I can also add a note here on my personal experiences with Asian culture. I am American, and my wife is Indonesian coming from Chinese ancestry. I noticed right away in the many times I have been to Indonesia, just like other countries in that region including China, the affluent population really values things such as gold, diamonds, and other jewelry. They often give these items as gifts, not just for fashion but actually as a replacement to giving monetary gifts at events such as weddings. This is because historically many of these economies were unstable, with fluctuating currencies, and people found it safer to own precious metals to store away for times of need.

This kind of mentality does not go away easily as it has become ingrained in the culture. As China and other asian nations such as Indonesia continue to grow GDP at high rates, more and more people are able to afford these luxuries. Indeed, if you look at the Sales graph below, Richemont is already no longer a Swiss company - more than 40% of sales already come from Asia:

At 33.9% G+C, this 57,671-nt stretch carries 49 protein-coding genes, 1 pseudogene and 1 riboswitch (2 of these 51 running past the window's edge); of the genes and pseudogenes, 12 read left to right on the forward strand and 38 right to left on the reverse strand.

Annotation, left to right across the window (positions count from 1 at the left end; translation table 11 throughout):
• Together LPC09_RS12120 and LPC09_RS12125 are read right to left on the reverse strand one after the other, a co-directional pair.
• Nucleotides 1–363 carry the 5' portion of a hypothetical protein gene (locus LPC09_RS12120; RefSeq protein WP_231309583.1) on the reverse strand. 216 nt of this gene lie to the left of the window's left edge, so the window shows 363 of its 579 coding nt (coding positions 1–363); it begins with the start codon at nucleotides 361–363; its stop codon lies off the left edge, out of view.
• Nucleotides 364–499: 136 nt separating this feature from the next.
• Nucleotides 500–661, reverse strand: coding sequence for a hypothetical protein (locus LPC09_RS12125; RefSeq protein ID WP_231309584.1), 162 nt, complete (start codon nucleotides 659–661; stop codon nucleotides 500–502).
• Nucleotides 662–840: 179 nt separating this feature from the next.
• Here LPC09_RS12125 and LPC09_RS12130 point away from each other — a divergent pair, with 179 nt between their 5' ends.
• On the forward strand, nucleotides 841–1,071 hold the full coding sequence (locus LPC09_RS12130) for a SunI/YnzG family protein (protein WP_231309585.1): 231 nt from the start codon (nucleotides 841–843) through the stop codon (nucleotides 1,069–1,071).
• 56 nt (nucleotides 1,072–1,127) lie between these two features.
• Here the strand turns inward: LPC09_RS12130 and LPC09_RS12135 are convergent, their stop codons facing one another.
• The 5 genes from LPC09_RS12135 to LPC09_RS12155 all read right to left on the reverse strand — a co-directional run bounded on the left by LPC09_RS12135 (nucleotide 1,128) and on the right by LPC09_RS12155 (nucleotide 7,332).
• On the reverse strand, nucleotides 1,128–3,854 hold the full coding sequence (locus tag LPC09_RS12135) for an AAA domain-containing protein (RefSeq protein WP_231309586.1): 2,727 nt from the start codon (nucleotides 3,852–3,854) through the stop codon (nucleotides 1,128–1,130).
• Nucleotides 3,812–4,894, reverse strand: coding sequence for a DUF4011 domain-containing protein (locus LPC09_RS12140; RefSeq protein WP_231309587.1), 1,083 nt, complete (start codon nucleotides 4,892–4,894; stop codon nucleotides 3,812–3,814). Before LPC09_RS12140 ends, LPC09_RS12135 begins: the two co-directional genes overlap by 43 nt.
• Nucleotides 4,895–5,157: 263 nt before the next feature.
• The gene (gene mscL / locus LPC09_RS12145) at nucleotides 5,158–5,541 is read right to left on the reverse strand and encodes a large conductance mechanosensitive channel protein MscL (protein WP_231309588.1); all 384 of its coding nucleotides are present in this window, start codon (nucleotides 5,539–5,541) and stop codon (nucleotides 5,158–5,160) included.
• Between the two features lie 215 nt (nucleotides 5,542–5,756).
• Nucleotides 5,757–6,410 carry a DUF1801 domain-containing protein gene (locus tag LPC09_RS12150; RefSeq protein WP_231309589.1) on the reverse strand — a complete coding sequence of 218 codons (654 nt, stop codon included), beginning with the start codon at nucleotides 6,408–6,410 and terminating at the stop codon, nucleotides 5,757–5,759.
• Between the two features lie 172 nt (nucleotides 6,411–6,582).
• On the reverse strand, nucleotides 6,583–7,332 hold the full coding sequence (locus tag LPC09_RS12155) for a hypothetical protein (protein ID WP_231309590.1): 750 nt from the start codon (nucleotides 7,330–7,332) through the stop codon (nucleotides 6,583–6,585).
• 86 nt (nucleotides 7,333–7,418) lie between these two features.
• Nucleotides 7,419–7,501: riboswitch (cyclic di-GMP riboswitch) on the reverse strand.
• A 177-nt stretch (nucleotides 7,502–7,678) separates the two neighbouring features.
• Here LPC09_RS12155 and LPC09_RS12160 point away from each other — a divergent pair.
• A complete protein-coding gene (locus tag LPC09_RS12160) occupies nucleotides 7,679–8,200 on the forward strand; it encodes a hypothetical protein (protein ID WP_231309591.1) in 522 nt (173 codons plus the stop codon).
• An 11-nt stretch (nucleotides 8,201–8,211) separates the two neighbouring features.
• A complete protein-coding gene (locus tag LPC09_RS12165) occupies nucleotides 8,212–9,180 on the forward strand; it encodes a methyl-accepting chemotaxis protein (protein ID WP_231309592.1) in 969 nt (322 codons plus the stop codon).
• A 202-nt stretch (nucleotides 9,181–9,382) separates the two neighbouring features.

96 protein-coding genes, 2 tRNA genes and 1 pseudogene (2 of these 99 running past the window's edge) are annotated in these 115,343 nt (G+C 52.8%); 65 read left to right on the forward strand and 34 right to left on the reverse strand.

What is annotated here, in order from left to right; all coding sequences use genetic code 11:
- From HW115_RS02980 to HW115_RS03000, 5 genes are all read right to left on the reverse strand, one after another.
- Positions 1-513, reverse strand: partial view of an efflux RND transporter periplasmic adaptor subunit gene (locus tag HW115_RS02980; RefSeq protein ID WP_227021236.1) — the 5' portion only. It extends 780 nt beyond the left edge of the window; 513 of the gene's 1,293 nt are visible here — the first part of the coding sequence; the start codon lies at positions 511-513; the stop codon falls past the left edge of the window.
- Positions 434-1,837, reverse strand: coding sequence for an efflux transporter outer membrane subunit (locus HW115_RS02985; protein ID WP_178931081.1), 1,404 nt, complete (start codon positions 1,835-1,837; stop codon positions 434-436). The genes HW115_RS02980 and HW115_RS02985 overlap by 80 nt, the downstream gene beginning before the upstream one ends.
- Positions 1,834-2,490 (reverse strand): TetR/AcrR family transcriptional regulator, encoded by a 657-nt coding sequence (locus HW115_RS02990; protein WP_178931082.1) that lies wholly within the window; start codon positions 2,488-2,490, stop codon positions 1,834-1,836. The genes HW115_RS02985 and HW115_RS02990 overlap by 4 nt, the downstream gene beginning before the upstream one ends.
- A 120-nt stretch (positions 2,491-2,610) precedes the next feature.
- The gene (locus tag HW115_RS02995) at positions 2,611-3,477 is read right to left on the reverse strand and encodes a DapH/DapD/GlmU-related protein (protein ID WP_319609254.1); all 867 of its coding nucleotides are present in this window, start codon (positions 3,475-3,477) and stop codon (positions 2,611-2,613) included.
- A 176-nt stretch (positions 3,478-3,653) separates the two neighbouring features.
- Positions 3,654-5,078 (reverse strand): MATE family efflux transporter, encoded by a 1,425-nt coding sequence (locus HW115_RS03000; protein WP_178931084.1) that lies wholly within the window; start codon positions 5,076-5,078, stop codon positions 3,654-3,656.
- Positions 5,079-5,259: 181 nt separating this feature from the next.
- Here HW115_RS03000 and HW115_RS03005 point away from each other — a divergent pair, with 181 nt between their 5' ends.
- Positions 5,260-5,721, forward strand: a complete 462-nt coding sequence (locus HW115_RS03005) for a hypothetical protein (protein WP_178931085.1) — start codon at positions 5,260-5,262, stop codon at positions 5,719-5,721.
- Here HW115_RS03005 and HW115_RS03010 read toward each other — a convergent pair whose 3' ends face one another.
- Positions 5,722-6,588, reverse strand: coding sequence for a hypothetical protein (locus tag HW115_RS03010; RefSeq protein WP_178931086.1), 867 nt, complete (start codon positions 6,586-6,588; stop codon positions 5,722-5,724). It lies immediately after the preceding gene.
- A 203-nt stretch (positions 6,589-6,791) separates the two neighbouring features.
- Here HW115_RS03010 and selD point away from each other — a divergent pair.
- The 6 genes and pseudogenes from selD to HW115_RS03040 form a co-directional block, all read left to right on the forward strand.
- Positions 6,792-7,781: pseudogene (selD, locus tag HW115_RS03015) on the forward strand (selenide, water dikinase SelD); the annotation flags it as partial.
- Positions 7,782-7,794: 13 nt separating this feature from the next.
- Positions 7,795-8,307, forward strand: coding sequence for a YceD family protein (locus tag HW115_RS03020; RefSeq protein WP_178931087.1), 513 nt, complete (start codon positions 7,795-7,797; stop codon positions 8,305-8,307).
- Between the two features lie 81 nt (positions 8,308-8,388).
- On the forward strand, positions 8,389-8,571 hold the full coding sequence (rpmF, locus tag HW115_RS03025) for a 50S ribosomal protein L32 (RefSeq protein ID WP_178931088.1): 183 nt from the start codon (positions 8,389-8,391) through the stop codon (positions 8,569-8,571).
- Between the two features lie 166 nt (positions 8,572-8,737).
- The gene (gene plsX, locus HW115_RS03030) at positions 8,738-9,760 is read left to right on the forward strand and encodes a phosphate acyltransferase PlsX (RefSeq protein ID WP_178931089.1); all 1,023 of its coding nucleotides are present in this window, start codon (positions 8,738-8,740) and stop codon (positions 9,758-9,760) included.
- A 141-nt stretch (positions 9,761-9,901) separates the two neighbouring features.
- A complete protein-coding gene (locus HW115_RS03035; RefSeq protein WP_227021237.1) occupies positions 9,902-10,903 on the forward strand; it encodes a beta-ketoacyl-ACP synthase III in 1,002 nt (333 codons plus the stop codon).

Click to enlarge

Sales are very distributed across the different regions of the world, which is a big plus to avoiding downside risk, in case certain economies are not doing well. Also impressive, is that margins, sales and profits have been increasing across all regions, and not just in Asia. The following table shows the breakdown of each major business unit, and the increases in sales & operating profit from FY11 to FY12.

Business Division


Percentage of

Group Sales in FY12

Sales Growth

from FY11 to FY12

Operating Profit Growth

from FY11 to FY12













Other (includes clothing and leather goods)




Click to enlarge

Jewelry & Watches makes up 78% of Sales, showed huge growth of 30% in 2011, and also very impressive profit growth of 42%. Margins improved across the board. The only weak spot for the company is in the Other category, where some restructuring cost in a couple of underperforming units has caused the operating margin difficulties there. The company is however taking further steps to improve this, and expects a gradual margin improvement. In any case this is not a major part of the business overall, and their flagship brands continue to do extremely well.